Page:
US consumer spending rose modestly in May and inflation cooled, pointing to a slow-but-steady economic expansion that could still lead the Federal Reserve to raise interest rates by the end of the year.
Consumer spending, which accounts for more than two-thirds of US economic activity, rose 0.1% last month, the Commerce Department said.
US consumer prices excluding food and energy rose 1.4% on a yearly basis, compared to a 1.5% gain in April.
Some Fed policymakers are worried that inflation may fall further below the bank's 2% target, but Fed Chair Janet Yellen said earlier this month that inflation would likely be soft in the coming months due to temporary factors.
Solid consumer spending is supporting the outlook for faster inflation and continued economic growth.
The slower spending growth in May followed two monthly increases of 0.4%, which suggests economic growth is on track to accelerate in the second quarter after a meagre expansion in the first three months of the year.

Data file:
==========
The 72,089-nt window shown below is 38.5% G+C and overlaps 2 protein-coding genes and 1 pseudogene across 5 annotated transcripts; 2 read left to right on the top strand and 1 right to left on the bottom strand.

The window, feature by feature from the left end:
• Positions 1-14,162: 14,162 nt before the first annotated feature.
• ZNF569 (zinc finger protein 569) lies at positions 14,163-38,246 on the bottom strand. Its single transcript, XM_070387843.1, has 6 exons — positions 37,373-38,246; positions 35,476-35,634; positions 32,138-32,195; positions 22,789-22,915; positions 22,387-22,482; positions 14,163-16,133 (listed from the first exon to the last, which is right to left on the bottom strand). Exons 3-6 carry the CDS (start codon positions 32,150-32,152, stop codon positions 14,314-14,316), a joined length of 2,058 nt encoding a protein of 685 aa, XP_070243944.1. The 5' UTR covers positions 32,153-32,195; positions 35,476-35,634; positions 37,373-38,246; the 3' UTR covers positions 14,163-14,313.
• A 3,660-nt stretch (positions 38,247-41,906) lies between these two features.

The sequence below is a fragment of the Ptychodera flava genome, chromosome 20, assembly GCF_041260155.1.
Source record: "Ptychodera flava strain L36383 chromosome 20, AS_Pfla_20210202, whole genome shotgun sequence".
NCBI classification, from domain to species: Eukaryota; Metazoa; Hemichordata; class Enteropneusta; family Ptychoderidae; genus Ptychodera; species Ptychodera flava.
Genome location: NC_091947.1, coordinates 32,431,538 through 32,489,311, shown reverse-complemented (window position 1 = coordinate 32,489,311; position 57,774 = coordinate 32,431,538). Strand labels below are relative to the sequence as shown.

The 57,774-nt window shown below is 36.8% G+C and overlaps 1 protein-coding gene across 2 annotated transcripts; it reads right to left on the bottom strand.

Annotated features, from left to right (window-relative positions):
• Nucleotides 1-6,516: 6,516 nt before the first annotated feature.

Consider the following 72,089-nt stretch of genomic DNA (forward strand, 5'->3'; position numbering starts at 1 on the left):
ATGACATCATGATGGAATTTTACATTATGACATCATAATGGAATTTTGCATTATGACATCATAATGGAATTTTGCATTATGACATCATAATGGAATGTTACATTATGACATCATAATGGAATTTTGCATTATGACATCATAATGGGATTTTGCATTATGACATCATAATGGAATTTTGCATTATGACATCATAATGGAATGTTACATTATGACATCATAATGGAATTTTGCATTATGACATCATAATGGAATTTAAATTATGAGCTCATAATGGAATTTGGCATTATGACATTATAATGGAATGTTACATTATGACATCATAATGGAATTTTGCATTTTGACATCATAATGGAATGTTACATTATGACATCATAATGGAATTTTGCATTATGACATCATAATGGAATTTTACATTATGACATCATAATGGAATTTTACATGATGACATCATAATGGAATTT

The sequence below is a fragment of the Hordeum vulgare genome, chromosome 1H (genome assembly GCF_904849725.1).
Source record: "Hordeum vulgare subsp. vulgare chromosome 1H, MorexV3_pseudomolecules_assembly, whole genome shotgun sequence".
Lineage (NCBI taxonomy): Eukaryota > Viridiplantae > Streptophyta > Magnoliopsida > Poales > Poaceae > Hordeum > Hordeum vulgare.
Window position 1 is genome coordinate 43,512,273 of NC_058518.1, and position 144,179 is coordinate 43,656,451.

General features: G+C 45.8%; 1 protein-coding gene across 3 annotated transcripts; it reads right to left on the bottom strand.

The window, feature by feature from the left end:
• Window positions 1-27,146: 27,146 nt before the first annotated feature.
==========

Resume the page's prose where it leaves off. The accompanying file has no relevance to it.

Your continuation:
The personal consumption expenditures (PCE) price index fell 0.1% in May from April, dragged lower by drops in prices for consumer goods and energy.
When food and energy were excluded, the index was up 0.1%.
The 12-month reading for the so-called core inflation has been slowing since March.
The slowdown in inflation has boosted consumer spending power.
After-tax personal income adjusted for inflation rose 0.6% in May, the largest gain since April 2015, today's figures show.